Bottom Line: In addition, we discover and experimentally validate PPIs between the oncoprotein SRSF1 and members of the anti-tumor drug target SF3 complex.Our findings suggest that activators promote the formation of PPIs between spliceosomal sub-complexes, whereas repressors mostly operate through protein-RNA interactions.This study demonstrates that combining in-silico modeling with biochemistry can significantly advance the understanding of structure and function relationships in the human spliceosome.

View Article: PubMed Central - PubMed

Affiliation: Cold Spring Harbor Laboratory, Cold Spring Harbor, NY, USA.

ABSTRACT

Background: During spliceosome assembly, protein-protein interactions (PPI) are sequentially formed and disrupted to accommodate the spatial requirements of pre-mRNA substrate recognition and catalysis. Splicing activators and repressors, such as SR proteins and hnRNPs, modulate spliceosome assembly and regulate alternative splicing. However, it remains unclear how they differentially interact with the core spliceosome to perform their functions.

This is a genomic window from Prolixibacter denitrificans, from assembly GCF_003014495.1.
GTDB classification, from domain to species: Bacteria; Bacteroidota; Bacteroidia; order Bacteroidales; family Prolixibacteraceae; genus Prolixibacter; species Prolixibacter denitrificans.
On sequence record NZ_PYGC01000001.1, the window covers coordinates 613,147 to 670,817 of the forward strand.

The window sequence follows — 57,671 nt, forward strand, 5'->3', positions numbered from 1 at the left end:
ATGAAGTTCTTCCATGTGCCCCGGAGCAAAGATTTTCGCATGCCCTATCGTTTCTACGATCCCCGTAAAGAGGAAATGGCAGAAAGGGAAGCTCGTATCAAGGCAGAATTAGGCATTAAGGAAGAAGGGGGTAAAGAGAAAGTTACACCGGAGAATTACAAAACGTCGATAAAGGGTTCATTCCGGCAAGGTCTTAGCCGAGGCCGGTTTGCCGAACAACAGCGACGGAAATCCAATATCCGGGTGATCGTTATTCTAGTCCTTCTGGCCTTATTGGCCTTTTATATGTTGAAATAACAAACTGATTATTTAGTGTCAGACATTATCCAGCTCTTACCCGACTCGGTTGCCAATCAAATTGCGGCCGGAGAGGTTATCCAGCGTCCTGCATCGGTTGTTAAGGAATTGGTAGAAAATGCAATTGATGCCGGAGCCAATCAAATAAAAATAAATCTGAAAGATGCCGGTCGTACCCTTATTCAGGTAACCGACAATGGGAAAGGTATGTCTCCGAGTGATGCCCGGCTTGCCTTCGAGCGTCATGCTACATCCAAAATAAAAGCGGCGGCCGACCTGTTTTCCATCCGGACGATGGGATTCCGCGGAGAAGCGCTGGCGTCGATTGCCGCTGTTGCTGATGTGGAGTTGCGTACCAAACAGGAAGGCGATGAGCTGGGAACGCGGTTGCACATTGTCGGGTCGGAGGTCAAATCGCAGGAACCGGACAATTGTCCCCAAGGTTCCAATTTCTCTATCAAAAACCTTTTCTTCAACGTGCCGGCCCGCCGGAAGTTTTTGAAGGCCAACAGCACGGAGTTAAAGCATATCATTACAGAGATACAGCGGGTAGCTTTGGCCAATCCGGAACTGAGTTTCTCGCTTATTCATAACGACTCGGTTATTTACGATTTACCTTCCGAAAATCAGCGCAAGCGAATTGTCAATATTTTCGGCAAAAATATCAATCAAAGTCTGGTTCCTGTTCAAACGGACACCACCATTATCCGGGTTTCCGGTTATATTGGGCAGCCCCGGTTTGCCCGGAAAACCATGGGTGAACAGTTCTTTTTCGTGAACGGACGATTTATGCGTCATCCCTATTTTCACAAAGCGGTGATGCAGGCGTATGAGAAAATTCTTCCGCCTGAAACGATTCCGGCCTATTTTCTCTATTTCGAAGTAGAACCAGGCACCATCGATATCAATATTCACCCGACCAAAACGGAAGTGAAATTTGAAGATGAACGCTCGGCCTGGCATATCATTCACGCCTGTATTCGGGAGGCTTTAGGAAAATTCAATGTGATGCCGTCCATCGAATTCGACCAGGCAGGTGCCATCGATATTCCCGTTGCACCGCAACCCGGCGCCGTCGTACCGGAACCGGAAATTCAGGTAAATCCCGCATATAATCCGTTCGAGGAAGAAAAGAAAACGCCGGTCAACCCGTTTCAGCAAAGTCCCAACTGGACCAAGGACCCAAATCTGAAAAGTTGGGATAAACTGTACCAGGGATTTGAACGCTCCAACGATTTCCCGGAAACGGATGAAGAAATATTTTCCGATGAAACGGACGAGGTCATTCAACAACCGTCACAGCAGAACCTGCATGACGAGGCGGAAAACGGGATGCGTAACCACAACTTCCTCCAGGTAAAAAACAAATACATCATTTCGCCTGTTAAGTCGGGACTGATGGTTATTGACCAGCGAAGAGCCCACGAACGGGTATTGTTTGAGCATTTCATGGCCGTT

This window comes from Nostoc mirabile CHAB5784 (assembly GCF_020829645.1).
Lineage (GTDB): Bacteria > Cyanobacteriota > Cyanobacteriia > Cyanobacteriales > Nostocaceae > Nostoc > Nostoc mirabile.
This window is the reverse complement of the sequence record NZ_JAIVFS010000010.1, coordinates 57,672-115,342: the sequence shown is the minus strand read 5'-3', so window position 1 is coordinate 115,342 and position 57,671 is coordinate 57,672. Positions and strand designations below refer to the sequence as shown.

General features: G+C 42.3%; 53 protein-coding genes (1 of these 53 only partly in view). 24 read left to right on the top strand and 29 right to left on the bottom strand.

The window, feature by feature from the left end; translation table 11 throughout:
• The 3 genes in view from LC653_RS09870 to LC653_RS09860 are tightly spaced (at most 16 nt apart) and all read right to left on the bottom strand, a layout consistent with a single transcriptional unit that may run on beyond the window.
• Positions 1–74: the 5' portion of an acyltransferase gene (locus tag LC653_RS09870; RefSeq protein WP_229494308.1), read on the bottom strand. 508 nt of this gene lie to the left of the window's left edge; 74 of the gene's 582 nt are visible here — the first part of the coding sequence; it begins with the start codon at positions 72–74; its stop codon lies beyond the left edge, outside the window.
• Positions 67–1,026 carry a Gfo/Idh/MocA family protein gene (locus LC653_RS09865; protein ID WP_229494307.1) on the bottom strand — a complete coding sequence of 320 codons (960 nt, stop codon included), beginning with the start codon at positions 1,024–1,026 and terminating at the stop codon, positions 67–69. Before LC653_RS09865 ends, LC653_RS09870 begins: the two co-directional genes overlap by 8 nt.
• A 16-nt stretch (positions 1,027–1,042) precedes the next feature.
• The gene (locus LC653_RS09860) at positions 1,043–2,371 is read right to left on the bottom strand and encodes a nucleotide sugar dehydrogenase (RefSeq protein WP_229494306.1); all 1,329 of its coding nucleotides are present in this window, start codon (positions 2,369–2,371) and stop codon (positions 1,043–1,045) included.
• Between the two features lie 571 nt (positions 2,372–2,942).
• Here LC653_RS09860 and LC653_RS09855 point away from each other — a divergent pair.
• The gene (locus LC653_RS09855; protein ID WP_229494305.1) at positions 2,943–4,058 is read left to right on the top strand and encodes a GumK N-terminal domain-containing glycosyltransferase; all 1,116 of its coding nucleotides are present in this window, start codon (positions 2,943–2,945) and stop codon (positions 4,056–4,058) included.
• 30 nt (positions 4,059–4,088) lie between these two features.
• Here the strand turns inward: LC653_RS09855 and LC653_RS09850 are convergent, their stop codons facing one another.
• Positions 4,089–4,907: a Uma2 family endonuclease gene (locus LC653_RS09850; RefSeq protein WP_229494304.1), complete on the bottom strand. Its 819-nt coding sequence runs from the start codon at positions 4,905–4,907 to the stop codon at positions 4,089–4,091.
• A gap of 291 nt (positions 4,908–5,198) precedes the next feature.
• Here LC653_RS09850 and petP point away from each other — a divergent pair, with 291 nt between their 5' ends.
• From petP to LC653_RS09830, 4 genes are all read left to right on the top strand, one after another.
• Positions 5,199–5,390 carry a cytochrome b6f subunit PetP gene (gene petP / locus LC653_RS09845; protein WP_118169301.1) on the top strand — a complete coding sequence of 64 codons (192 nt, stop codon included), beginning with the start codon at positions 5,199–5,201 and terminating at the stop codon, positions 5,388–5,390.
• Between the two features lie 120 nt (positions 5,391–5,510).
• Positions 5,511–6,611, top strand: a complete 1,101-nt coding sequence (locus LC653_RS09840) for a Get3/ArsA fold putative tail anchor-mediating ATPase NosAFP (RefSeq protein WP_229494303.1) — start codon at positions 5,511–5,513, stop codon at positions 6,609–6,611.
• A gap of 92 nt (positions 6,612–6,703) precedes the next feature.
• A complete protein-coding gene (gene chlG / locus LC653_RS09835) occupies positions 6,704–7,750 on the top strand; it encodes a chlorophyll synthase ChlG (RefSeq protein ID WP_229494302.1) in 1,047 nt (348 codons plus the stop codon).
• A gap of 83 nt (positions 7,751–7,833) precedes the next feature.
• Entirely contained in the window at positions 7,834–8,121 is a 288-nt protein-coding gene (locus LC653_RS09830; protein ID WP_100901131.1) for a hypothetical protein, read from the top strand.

Results: Here, we investigate the protein connectivity of SR and hnRNP proteins to the core spliceosome using probabilistic network reconstruction based on the integration of interactome and gene expression data. We validate our model by immunoprecipitation and mass spectrometry of the prototypical splicing factors SRSF1 and hnRNPA1. Network analysis reveals that a factor's properties as an activator or repressor can be predicted from its overall connectivity to the rest of the spliceosome. In addition, we discover and experimentally validate PPIs between the oncoprotein SRSF1 and members of the anti-tumor drug target SF3 complex. Our findings suggest that activators promote the formation of PPIs between spliceosomal sub-complexes, whereas repressors mostly operate through protein-RNA interactions.

Conclusions: This study demonstrates that combining in-silico modeling with biochemistry can significantly advance the understanding of structure and function relationships in the human spliceosome.

No MeSH data available.